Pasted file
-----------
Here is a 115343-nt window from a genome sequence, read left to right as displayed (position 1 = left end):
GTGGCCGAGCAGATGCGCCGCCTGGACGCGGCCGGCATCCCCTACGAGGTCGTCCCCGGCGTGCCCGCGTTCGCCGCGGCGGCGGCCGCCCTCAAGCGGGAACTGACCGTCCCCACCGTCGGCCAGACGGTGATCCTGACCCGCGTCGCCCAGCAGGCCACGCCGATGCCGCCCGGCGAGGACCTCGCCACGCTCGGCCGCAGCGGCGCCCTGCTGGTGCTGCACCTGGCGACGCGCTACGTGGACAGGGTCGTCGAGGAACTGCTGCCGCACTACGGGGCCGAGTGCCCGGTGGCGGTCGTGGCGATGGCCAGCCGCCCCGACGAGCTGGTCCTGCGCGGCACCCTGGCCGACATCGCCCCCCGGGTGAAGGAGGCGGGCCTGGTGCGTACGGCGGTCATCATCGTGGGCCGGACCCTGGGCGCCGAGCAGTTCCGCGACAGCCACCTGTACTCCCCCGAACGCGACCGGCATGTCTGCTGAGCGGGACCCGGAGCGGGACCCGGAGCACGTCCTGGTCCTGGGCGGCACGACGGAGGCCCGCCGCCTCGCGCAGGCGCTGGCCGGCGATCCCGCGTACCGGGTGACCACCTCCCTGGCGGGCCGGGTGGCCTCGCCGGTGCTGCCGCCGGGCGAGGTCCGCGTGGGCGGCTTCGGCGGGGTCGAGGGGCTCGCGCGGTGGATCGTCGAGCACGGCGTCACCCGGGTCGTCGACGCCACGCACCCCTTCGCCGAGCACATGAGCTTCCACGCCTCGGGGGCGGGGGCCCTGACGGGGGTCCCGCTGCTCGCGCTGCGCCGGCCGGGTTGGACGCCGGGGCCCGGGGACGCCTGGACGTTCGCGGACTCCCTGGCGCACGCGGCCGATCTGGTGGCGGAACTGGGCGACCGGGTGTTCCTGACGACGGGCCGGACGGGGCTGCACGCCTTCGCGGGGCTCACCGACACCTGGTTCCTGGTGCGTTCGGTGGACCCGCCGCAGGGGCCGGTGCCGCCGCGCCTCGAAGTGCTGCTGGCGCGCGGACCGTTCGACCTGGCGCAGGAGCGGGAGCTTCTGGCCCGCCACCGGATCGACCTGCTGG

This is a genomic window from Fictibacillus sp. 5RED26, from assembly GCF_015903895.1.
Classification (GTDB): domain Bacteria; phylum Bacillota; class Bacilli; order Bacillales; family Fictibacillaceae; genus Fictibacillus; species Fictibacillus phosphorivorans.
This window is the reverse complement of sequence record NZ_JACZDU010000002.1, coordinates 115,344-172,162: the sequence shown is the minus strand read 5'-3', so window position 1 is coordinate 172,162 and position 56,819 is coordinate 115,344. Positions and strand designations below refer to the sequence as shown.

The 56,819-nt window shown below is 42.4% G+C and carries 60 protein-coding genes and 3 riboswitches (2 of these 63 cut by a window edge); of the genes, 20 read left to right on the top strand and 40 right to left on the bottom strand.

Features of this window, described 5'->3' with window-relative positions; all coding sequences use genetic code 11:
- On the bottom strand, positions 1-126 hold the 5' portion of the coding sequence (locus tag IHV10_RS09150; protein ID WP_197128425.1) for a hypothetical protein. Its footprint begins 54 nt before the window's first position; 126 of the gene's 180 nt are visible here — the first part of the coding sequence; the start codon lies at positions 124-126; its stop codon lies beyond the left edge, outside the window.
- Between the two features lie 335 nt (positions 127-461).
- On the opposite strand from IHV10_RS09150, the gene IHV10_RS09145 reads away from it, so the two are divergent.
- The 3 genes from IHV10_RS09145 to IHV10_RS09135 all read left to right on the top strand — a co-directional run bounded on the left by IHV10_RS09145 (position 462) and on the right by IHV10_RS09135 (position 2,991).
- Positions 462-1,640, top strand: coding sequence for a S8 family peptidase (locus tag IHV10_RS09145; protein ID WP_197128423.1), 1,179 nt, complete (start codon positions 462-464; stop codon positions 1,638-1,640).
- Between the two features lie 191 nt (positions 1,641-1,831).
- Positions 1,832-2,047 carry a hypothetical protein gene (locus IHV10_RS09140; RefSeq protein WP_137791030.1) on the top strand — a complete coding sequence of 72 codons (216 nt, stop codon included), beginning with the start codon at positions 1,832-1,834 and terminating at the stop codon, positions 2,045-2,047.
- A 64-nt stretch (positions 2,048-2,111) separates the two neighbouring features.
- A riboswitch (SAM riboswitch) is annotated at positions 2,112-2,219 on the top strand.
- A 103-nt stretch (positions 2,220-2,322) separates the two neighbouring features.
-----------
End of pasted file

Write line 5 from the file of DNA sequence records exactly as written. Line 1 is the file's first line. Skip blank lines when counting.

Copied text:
This window is the reverse complement of sequence record NZ_JACZDU010000002.1, coordinates 115,344-172,162: the sequence shown is the minus strand read 5'-3', so window position 1 is coordinate 172,162 and position 56,819 is coordinate 115,344. Positions and strand designations below refer to the sequence as shown.